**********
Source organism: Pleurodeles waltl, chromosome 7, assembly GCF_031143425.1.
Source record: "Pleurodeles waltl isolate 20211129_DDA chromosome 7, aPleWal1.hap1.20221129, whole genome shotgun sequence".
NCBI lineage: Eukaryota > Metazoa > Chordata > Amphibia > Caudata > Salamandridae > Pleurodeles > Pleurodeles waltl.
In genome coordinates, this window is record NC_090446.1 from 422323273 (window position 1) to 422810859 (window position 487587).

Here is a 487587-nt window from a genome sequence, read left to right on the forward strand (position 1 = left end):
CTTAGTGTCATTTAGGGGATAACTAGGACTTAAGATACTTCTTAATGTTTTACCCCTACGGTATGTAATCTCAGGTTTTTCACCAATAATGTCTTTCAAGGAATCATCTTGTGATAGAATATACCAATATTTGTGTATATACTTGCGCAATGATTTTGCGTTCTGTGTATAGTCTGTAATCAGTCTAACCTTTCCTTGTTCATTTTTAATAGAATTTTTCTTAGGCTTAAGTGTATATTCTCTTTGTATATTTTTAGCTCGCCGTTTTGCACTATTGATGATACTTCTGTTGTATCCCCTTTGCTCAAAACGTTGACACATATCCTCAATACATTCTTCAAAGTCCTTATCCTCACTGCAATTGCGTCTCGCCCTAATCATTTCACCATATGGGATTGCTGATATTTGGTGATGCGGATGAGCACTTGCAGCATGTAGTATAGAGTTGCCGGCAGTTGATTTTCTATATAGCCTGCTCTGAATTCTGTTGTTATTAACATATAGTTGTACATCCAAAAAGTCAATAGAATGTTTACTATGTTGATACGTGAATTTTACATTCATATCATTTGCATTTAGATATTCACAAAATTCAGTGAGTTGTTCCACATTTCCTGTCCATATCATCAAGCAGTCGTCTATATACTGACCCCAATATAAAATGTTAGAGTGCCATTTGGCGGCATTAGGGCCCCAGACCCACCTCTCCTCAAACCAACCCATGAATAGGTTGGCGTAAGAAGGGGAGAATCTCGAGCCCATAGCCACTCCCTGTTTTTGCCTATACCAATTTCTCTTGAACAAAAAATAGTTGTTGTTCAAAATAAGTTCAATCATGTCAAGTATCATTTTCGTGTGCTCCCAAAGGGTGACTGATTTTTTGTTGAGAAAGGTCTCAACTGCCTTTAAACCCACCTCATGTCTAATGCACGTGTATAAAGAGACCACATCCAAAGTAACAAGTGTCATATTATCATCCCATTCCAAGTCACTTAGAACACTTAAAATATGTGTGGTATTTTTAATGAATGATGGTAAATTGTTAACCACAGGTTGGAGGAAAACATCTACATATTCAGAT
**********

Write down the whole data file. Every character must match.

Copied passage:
Source organism: Pleurodeles waltl, chromosome 7, assembly GCF_031143425.1.
Source record: "Pleurodeles waltl isolate 20211129_DDA chromosome 7, aPleWal1.hap1.20221129, whole genome shotgun sequence".
NCBI lineage: Eukaryota > Metazoa > Chordata > Amphibia > Caudata > Salamandridae > Pleurodeles > Pleurodeles waltl.
In genome coordinates, this window is record NC_090446.1 from 422323273 (window position 1) to 422810859 (window position 487587).

Here is a 487587-nt window from a genome sequence, read left to right on the forward strand (position 1 = left end):
CTTAGTGTCATTTAGGGGATAACTAGGACTTAAGATACTTCTTAATGTTTTACCCCTACGGTATGTAATCTCAGGTTTTTCACCAATAATGTCTTTCAAGGAATCATCTTGTGATAGAATATACCAATATTTGTGTATATACTTGCGCAATGATTTTGCGTTCTGTGTATAGTCTGTAATCAGTCTAACCTTTCCTTGTTCATTTTTAATAGAATTTTTCTTAGGCTTAAGTGTATATTCTCTTTGTATATTTTTAGCTCGCCGTTTTGCACTATTGATGATACTTCTGTTGTATCCCCTTTGCTCAAAACGTTGACACATATCCTCAATACATTCTTCAAAGTCCTTATCCTCACTGCAATTGCGTCTCGCCCTAATCATTTCACCATATGGGATTGCTGATATTTGGTGATGCGGATGAGCACTTGCAGCATGTAGTATAGAGTTGCCGGCAGTTGATTTTCTATATAGCCTGCTCTGAATTCTGTTGTTATTAACATATAGTTGTACATCCAAAAAGTCAATAGAATGTTTACTATGTTGATACGTGAATTTTACATTCATATCATTTGCATTTAGATATTCACAAAATTCAGTGAGTTGTTCCACATTTCCTGTCCATATCATCAAGCAGTCGTCTATATACTGACCCCAATATAAAATGTTAGAGTGCCATTTGGCGGCATTAGGGCCCCAGACCCACCTCTCCTCAAACCAACCCATGAATAGGTTGGCGTAAGAAGGGGAGAATCTCGAGCCCATAGCCACTCCCTGTTTTTGCCTATACCAATTTCTCTTGAACAAAAAATAGTTGTTGTTCAAAATAAGTTCAATCATGTCAAGTATCATTTTCGTGTGCTCCCAAAGGGTGACTGATTTTTTGTTGAGAAAGGTCTCAACTGCCTTTAAACCCACCTCATGTCTAATGCACGTGTATAAAGAGACCACATCCAAAGTAACAAGTGTCATATTATCATCCCATTCCAAGTCACTTAGAACACTTAAAATATGTGTGGTATTTTTAATGAATGATGGTAAATTGTTAACCACAGGTTGGAGGAAAACATCTACATATTCAGAT